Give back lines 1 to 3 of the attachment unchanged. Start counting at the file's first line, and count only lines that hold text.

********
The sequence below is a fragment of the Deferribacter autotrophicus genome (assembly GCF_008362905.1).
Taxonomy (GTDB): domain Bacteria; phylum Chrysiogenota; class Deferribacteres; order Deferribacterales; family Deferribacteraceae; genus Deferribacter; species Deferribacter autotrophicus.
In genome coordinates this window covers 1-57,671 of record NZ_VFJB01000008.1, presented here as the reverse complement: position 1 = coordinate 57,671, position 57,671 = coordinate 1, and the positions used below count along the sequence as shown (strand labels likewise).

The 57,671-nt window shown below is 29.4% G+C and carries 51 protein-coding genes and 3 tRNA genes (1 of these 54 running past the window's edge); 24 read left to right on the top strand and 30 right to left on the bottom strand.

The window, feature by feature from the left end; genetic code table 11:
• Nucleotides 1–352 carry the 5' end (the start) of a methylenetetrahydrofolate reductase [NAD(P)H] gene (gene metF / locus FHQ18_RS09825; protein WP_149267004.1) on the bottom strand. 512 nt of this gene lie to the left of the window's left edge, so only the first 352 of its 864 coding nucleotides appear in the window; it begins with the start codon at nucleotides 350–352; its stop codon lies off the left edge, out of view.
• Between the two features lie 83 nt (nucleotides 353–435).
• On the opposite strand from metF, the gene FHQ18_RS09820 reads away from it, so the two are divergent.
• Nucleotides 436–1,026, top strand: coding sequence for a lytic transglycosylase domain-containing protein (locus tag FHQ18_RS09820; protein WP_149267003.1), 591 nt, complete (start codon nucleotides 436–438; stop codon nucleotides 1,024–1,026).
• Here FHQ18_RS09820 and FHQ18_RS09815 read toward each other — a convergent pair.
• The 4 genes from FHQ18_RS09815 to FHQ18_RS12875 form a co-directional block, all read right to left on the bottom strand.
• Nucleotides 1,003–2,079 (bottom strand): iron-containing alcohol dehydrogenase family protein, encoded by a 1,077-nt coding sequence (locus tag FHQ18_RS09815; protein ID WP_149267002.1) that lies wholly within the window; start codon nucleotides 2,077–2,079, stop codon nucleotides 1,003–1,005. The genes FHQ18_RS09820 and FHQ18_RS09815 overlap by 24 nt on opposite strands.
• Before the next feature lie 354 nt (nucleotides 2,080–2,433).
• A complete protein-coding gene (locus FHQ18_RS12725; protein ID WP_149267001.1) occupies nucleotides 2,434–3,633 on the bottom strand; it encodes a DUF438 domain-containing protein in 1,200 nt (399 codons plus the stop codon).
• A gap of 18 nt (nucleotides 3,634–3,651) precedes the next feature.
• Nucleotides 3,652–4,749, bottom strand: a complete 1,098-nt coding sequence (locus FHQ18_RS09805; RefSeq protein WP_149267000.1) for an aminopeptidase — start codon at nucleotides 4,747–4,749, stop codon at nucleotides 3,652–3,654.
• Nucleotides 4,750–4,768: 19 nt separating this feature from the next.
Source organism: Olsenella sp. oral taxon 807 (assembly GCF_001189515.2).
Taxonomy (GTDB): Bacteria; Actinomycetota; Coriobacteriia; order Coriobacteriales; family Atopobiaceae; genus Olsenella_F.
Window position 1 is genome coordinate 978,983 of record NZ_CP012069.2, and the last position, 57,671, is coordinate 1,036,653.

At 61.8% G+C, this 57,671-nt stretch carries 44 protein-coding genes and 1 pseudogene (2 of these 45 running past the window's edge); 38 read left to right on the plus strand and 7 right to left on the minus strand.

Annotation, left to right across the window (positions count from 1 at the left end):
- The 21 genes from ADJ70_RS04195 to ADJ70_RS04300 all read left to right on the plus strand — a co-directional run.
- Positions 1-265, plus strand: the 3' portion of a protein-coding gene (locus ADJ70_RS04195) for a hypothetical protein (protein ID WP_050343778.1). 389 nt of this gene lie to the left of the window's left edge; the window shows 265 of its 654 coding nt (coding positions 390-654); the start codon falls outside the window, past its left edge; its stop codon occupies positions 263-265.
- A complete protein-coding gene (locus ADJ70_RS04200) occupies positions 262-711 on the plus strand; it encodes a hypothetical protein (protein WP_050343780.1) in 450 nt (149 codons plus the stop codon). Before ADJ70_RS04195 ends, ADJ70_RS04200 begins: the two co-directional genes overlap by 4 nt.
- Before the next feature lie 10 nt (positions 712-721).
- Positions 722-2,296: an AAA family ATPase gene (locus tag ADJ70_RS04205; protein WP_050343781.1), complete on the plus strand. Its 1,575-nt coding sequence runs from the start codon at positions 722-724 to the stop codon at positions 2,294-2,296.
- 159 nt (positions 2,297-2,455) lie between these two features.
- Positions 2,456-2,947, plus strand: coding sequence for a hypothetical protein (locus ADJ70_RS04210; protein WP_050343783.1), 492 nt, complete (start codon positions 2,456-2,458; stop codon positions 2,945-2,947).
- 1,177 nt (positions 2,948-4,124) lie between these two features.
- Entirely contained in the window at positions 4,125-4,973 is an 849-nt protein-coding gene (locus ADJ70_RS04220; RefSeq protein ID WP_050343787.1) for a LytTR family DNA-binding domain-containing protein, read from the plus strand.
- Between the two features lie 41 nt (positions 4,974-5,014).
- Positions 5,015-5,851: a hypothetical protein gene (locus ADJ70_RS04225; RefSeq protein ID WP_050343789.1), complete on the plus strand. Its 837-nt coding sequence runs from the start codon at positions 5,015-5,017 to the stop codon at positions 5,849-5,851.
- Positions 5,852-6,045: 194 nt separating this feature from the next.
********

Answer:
The sequence below is a fragment of the Deferribacter autotrophicus genome (assembly GCF_008362905.1).
Taxonomy (GTDB): domain Bacteria; phylum Chrysiogenota; class Deferribacteres; order Deferribacterales; family Deferribacteraceae; genus Deferribacter; species Deferribacter autotrophicus.
In genome coordinates this window covers 1-57,671 of record NZ_VFJB01000008.1, presented here as the reverse complement: position 1 = coordinate 57,671, position 57,671 = coordinate 1, and the positions used below count along the sequence as shown (strand labels likewise).